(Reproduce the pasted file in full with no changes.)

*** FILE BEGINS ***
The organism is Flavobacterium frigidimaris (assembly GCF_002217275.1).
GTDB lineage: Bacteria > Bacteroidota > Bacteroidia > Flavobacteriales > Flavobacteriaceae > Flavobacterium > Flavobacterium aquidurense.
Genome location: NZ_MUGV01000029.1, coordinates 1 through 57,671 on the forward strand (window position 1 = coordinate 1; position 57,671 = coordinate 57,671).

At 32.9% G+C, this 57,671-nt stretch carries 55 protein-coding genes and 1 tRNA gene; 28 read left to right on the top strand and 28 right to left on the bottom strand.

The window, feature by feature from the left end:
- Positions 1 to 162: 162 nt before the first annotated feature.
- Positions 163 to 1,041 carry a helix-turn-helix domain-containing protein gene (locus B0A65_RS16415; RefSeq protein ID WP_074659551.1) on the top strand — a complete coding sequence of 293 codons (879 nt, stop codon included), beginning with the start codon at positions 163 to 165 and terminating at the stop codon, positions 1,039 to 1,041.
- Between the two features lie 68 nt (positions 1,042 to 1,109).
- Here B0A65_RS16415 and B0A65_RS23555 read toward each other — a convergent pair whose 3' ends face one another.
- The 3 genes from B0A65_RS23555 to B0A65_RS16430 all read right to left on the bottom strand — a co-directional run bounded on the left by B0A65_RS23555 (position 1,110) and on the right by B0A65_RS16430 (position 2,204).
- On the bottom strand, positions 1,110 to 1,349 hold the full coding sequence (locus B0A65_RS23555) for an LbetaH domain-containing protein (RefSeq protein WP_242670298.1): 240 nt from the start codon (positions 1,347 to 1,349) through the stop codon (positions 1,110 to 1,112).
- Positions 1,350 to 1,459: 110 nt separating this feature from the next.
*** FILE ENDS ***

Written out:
The organism is Flavobacterium frigidimaris (assembly GCF_002217275.1).
GTDB lineage: Bacteria > Bacteroidota > Bacteroidia > Flavobacteriales > Flavobacteriaceae > Flavobacterium > Flavobacterium aquidurense.
Genome location: NZ_MUGV01000029.1, coordinates 1 through 57,671 on the forward strand (window position 1 = coordinate 1; position 57,671 = coordinate 57,671).

At 32.9% G+C, this 57,671-nt stretch carries 55 protein-coding genes and 1 tRNA gene; 28 read left to right on the top strand and 28 right to left on the bottom strand.

The window, feature by feature from the left end:
- Positions 1 to 162: 162 nt before the first annotated feature.
- Positions 163 to 1,041 carry a helix-turn-helix domain-containing protein gene (locus B0A65_RS16415; RefSeq protein ID WP_074659551.1) on the top strand — a complete coding sequence of 293 codons (879 nt, stop codon included), beginning with the start codon at positions 163 to 165 and terminating at the stop codon, positions 1,039 to 1,041.
- Between the two features lie 68 nt (positions 1,042 to 1,109).
- Here B0A65_RS16415 and B0A65_RS23555 read toward each other — a convergent pair whose 3' ends face one another.
- The 3 genes from B0A65_RS23555 to B0A65_RS16430 all read right to left on the bottom strand — a co-directional run bounded on the left by B0A65_RS23555 (position 1,110) and on the right by B0A65_RS16430 (position 2,204).
- On the bottom strand, positions 1,110 to 1,349 hold the full coding sequence (locus B0A65_RS23555) for an LbetaH domain-containing protein (RefSeq protein WP_242670298.1): 240 nt from the start codon (positions 1,347 to 1,349) through the stop codon (positions 1,110 to 1,112).
- Positions 1,350 to 1,459: 110 nt separating this feature from the next.